Tag: Duskytail Grouper (Epinephelus bleekeri)

Growing to a maximum length of over 70cm, the Duskytail Grouper (Epinephelus bleekeri) bares a striking similarity to its close relative, the Areolate Grouper.

With an overall pale greyish colouration (often with 4 - 5 brown vertical bars) and numerous yellow - redish/brown spots, the main distinguishing feature is the partially spotted caudal fin (tail).

Whereas the Areolate Grouper has spots across the whole caudal fin, with a distinctive white margin, the caudal fin of the Duskytail Grouper has spots and white margin present only on the upper 30% or so. The lower area is unmarked, instead having a plain grey/blueish colouration.

Whilst the dorsal fin also retains the spot markings, the pectoral and anal fins are largely unmarked, tending to be yellowish or semi-transparent. The ventral fins also lacks spots, however the fin rays may have a yellow/blueish striped appearance.

Similarities between the Duskytail and Areolate Grouper continue in their preferred habitat and even behaviour.

Although both species may be found around local reefs, they appear to prefer the outer reef slopes with a mud or silt substrate.

An unusual trait shared both species, certainly when compared to most of their locally occurring relatives, is their boldness and apparent curiosity towards divers.

Particularly when lying stationary on the bottom, whilst taking photographs for example, it is not uncommon to be approached and observed at very close quarters by one or more curious individuals.

Growing to a maximum length of over 70cm, the Duskytail Grouper (Epinephelus bleekeri) bares a striking similarity to its close relative, the Areolate Grouper.

With an overall pale greyish colouration (often with 4 - 5 brown vertical bars) and numerous yellow - redish/brown spots, the main distinguishing feature is the partially spotted caudal fin (tail).

Whereas the Areolate Grouper has spots across the whole caudal fin, with a distinctive white margin, the caudal fin of the Duskytail Grouper has spots and white margin present only on the upper 30% or so. The lower area is unmarked, instead having a plain grey/blueish colouration.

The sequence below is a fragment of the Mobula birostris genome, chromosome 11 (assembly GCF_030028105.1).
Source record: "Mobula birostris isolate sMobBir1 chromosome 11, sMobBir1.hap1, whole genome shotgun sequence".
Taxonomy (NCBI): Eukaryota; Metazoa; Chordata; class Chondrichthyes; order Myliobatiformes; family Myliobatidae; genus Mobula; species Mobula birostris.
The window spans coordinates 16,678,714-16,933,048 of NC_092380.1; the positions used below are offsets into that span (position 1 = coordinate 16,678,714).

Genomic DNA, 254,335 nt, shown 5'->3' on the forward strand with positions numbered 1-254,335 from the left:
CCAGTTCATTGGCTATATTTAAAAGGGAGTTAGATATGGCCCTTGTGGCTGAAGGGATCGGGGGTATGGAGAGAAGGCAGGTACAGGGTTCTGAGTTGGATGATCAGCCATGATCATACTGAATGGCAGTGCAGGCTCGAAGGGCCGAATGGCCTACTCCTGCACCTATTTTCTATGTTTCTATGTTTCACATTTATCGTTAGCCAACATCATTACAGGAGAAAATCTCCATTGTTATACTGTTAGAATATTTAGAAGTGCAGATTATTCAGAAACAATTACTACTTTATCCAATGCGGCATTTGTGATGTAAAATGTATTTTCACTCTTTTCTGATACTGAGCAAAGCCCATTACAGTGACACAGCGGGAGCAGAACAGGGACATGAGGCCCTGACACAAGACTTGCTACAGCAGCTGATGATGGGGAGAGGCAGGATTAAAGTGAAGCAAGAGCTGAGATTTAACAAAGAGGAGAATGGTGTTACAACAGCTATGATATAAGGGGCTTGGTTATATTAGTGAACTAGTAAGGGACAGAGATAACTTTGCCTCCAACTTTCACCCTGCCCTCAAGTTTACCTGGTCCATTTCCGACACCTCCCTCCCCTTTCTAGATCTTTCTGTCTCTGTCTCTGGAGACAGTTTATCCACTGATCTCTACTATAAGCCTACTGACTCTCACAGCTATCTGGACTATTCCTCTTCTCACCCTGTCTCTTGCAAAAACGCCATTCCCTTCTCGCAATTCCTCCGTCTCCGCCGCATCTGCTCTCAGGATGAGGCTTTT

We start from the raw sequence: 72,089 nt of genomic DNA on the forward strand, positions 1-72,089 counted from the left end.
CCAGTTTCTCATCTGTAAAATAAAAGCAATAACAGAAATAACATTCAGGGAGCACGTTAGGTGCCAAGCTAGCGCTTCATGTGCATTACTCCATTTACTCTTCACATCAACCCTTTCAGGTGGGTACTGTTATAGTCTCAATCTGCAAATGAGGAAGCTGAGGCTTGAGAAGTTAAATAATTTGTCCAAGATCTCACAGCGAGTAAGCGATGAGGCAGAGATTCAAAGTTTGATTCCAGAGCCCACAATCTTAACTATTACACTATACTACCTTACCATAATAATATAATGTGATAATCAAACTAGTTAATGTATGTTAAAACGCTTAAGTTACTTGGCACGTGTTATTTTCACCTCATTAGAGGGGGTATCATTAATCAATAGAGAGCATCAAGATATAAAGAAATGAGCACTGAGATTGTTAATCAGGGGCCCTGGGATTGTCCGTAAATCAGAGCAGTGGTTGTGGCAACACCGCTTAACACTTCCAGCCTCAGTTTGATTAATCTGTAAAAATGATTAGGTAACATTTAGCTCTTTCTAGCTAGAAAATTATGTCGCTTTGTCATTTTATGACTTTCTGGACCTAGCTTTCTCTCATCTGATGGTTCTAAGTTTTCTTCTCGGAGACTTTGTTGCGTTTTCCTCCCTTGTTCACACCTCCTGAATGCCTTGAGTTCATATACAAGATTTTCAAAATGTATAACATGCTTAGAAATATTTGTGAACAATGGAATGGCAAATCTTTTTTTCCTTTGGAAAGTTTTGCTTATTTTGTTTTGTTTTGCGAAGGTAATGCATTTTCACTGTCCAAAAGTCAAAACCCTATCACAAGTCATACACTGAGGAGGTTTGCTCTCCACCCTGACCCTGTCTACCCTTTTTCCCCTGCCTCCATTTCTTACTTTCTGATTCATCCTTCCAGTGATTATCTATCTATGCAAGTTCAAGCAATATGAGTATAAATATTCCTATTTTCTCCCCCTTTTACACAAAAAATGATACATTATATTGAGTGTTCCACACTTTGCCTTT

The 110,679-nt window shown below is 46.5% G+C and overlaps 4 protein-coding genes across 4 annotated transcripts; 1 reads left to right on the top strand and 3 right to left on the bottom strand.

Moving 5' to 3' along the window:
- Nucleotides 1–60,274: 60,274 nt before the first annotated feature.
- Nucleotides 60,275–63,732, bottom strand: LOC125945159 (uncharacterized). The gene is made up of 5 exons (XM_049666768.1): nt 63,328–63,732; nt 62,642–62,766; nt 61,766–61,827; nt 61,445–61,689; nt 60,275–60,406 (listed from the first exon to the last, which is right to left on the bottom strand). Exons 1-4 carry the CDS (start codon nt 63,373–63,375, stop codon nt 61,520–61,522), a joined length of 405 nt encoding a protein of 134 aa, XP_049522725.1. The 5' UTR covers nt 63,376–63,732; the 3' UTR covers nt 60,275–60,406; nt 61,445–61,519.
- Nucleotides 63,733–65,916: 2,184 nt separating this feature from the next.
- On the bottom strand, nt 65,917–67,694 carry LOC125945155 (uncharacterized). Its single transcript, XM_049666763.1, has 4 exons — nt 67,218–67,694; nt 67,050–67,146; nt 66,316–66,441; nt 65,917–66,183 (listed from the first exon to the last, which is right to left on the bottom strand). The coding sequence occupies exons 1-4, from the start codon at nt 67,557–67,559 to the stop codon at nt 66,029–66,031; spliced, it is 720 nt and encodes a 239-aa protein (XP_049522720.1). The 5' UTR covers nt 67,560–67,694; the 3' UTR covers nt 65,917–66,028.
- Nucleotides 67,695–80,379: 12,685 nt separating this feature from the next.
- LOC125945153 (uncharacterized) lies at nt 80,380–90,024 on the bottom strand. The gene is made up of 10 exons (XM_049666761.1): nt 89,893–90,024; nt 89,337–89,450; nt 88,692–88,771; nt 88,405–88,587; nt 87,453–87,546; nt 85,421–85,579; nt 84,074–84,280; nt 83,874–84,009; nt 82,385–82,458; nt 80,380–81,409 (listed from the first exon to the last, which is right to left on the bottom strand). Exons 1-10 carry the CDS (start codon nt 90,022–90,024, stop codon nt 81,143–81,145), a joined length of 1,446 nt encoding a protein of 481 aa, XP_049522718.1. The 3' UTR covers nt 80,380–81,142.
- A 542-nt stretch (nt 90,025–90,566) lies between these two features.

Whilst the dorsal fin also retains the spot markings, the pectoral and anal fins are largely unmarked, tending to be yellowish or semi-transparent. The ventral fins also lacks spots, however the fin rays may have a yellow/blueish striped appearance.

Similarities between the Duskytail and Areolate Grouper continue in their preferred habitat and even behaviour.

Although both species may be found around local reefs, they appear to prefer the outer reef slopes with a mud or silt substrate.

An unusual trait shared both species, certainly when compared to most of their locally occurring relatives, is their boldness and apparent curiosity towards divers.

Particularly when lying stationary on the bottom, whilst taking photographs for example, it is not uncommon to be approached and observed at very close quarters by one or more curious individuals.

Alan's picture
Duskytail Grouper (Epinephelus Bleekeri)

In this photograph of a Duskytail Grouper (Epinephelus Bleekeri), photographed on the outer reef slope at Mae Haad/Koh Ma reef, the translucent pectoral fin, unmarked anal fin and the yellow/blueish colouration of the

Alan's picture
Duskytail Grouper (Epinephelus Bleekeri)

This Duskytail Grouper (Epinephelus Bleekeri), photographed at Aow Leuk Bay demonstrated a trait which seems to be almost exclusive to this species, and the closely related